Inside Star Trek 9: Polka-dot marshmallows and herding extras with Charlie Washburn

Inside Star Trek was a semi-official newsletter, published under the guidance of Gene Roddenberry. This connection gave the writers access to the actors, production crew and sets.

I own the complete run:

  • Issues 1 to 12: Inside Star Trek, edited by Ruth Berman
  • Issues 13 to 24: renamed Star Trektennial News, edited by Susan Sackett
  • Issues 25 to 31: again called Inside Star Trek, edited by Virginia Yable

Here are highlights from issue 9, published early 1969.

The cover of Inside Star Trek issue 9, showing a top-down drawing of the Enterprise and comparing it in scale to a NASA rocket.

This issue highlighted two important production staffers and is one of the best so far.

Working around the periphery of the set

Charles Washburn was a second assistant director on seasons two and three of the original series. He landed at Desilu after completing an apprenticeship at the Director Guild of America’s trainee program.

The article, which is uncredited but almost certainly written by editor Ruth Berman or frequent contributor DC Fontana, opens with Washburn explaining the role of second AD.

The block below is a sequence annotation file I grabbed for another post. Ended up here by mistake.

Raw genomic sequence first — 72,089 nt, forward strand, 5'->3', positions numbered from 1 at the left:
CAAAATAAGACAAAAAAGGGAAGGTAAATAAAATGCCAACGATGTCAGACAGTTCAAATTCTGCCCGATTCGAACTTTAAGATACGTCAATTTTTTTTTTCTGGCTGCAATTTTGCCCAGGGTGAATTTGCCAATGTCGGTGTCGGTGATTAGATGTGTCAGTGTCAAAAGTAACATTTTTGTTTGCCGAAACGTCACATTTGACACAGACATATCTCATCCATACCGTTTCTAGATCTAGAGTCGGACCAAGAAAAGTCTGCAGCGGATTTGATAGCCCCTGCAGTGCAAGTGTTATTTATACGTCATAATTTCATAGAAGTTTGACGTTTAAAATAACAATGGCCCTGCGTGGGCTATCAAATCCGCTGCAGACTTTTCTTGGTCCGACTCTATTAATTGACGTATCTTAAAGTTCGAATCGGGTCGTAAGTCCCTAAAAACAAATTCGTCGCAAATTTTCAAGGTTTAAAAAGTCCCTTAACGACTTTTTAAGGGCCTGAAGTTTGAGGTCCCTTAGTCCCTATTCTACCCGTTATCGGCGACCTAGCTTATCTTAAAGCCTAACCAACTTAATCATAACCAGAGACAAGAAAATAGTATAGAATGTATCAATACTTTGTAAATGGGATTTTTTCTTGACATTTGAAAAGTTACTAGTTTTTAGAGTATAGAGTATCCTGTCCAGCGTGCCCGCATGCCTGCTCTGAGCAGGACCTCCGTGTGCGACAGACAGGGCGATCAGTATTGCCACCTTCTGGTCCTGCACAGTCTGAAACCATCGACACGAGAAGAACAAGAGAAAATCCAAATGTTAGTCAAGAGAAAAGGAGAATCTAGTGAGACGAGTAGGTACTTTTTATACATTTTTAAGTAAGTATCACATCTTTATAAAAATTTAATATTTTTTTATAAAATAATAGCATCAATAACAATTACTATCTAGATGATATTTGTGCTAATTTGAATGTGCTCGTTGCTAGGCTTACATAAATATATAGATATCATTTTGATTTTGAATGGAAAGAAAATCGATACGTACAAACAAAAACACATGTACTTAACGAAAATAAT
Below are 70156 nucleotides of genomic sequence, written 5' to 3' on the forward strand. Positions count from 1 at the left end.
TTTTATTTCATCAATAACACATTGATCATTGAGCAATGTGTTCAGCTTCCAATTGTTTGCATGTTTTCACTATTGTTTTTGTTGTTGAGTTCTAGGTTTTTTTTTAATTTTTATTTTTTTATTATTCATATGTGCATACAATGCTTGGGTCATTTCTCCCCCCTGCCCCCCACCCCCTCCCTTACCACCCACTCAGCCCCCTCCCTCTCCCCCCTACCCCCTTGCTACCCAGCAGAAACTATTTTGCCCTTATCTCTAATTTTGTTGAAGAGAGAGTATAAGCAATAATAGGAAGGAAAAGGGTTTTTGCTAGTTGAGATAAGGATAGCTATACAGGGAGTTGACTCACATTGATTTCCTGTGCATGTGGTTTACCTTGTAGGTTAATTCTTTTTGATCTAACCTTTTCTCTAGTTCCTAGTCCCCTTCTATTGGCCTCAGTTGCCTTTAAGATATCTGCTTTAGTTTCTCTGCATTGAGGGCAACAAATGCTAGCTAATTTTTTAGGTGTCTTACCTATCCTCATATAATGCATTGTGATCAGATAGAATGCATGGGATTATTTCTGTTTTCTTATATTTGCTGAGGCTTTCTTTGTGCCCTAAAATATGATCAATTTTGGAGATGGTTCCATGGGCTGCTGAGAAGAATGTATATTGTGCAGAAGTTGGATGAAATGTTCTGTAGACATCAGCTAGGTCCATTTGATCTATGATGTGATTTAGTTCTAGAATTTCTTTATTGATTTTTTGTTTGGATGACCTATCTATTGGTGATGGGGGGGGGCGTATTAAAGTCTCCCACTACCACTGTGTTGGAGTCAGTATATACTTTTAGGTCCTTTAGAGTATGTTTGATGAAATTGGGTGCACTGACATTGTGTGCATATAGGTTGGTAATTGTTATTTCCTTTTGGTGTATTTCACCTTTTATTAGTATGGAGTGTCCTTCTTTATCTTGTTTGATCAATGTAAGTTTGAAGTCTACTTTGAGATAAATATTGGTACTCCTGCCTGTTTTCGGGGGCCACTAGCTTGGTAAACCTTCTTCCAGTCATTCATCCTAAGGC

We prepare the shooting schedule and break it down by scene. From the shooting schedule I make out a call sheet for each day, containing all the scenes we’re to do that day in order, and all the members of the cast, the extras, and the crew-members involved in those scenes. And any extra equipment that we’ll need. I also call [the actors] and tell them ‘You are to come in at such and such a time.’ 

As second, I’m usually at work around the periphery of the set, in touch with all the departments and their needs. There might be a sequence coming up that requires food, so I check with the property department that they have the polka-dot marshmallows or whatever and that they will be ready.

A call sheet for the episode Plato's Stepchildren, dated September 9, 1968. It shows a cast list along with make-up and set-call times.
One of Washburn’s call sheets, reproduced in the newsletter

Washburn was also in charge of the extras on the set. He explained that they usually got a fixed-scale payment but he would bump up their fees if “we’re going to shake the ship and they’ll have to fall down or hang onto the rail.” 

The article noted that “Washburn is Negro” and, despite the dated language, I appreciate that he was asked about barriers in the industry: “Did you have trouble getting into the guild because of prejudice?” Surprisingly, for the time, Washburn said no, pointing instead to the familial nature of unions as the biggest challenge: